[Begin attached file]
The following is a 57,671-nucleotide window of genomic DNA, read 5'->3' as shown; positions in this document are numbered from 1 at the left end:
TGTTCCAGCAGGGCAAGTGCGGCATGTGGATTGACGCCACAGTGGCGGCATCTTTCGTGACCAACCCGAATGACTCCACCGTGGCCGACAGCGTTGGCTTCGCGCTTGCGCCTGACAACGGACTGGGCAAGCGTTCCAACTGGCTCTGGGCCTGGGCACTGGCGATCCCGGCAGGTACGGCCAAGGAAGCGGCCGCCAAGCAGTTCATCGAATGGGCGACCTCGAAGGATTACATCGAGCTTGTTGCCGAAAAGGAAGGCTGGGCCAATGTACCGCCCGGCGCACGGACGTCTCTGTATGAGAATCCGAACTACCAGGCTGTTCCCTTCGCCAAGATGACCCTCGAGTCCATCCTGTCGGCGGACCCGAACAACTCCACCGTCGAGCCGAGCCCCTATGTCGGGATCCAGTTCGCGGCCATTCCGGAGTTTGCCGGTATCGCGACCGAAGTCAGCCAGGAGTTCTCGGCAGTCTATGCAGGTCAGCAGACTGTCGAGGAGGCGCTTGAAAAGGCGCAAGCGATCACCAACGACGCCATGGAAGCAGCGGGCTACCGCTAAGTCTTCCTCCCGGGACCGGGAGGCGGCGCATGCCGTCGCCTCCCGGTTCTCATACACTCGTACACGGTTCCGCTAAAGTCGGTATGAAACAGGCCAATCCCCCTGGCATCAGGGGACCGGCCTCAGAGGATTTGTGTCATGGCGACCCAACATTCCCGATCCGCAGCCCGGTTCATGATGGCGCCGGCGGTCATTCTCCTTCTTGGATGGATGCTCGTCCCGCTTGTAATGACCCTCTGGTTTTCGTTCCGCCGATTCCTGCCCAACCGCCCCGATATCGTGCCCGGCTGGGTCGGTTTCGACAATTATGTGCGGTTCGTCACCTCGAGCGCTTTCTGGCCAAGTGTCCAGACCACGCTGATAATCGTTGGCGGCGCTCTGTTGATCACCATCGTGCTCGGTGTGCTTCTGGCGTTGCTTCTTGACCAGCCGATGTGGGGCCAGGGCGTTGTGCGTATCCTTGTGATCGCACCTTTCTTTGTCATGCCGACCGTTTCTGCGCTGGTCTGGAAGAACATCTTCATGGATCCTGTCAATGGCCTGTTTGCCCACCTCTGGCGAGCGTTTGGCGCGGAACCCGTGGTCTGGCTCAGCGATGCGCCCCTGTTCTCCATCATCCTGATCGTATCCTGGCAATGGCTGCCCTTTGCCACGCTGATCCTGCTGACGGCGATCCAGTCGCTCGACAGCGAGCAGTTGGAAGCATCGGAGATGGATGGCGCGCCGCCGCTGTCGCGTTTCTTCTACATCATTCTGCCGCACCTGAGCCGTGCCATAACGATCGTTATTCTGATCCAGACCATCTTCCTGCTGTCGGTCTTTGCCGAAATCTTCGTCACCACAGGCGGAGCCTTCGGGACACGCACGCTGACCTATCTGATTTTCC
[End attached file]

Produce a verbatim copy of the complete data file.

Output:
The following is a 57,671-nucleotide window of genomic DNA, read 5'->3' as shown; positions in this document are numbered from 1 at the left end:
TGTTCCAGCAGGGCAAGTGCGGCATGTGGATTGACGCCACAGTGGCGGCATCTTTCGTGACCAACCCGAATGACTCCACCGTGGCCGACAGCGTTGGCTTCGCGCTTGCGCCTGACAACGGACTGGGCAAGCGTTCCAACTGGCTCTGGGCCTGGGCACTGGCGATCCCGGCAGGTACGGCCAAGGAAGCGGCCGCCAAGCAGTTCATCGAATGGGCGACCTCGAAGGATTACATCGAGCTTGTTGCCGAAAAGGAAGGCTGGGCCAATGTACCGCCCGGCGCACGGACGTCTCTGTATGAGAATCCGAACTACCAGGCTGTTCCCTTCGCCAAGATGACCCTCGAGTCCATCCTGTCGGCGGACCCGAACAACTCCACCGTCGAGCCGAGCCCCTATGTCGGGATCCAGTTCGCGGCCATTCCGGAGTTTGCCGGTATCGCGACCGAAGTCAGCCAGGAGTTCTCGGCAGTCTATGCAGGTCAGCAGACTGTCGAGGAGGCGCTTGAAAAGGCGCAAGCGATCACCAACGACGCCATGGAAGCAGCGGGCTACCGCTAAGTCTTCCTCCCGGGACCGGGAGGCGGCGCATGCCGTCGCCTCCCGGTTCTCATACACTCGTACACGGTTCCGCTAAAGTCGGTATGAAACAGGCCAATCCCCCTGGCATCAGGGGACCGGCCTCAGAGGATTTGTGTCATGGCGACCCAACATTCCCGATCCGCAGCCCGGTTCATGATGGCGCCGGCGGTCATTCTCCTTCTTGGATGGATGCTCGTCCCGCTTGTAATGACCCTCTGGTTTTCGTTCCGCCGATTCCTGCCCAACCGCCCCGATATCGTGCCCGGCTGGGTCGGTTTCGACAATTATGTGCGGTTCGTCACCTCGAGCGCTTTCTGGCCAAGTGTCCAGACCACGCTGATAATCGTTGGCGGCGCTCTGTTGATCACCATCGTGCTCGGTGTGCTTCTGGCGTTGCTTCTTGACCAGCCGATGTGGGGCCAGGGCGTTGTGCGTATCCTTGTGATCGCACCTTTCTTTGTCATGCCGACCGTTTCTGCGCTGGTCTGGAAGAACATCTTCATGGATCCTGTCAATGGCCTGTTTGCCCACCTCTGGCGAGCGTTTGGCGCGGAACCCGTGGTCTGGCTCAGCGATGCGCCCCTGTTCTCCATCATCCTGATCGTATCCTGGCAATGGCTGCCCTTTGCCACGCTGATCCTGCTGACGGCGATCCAGTCGCTCGACAGCGAGCAGTTGGAAGCATCGGAGATGGATGGCGCGCCGCCGCTGTCGCGTTTCTTCTACATCATTCTGCCGCACCTGAGCCGTGCCATAACGATCGTTATTCTGATCCAGACCATCTTCCTGCTGTCGGTCTTTGCCGAAATCTTCGTCACCACAGGCGGAGCCTTCGGGACACGCACGCTGACCTATCTGATTTTCC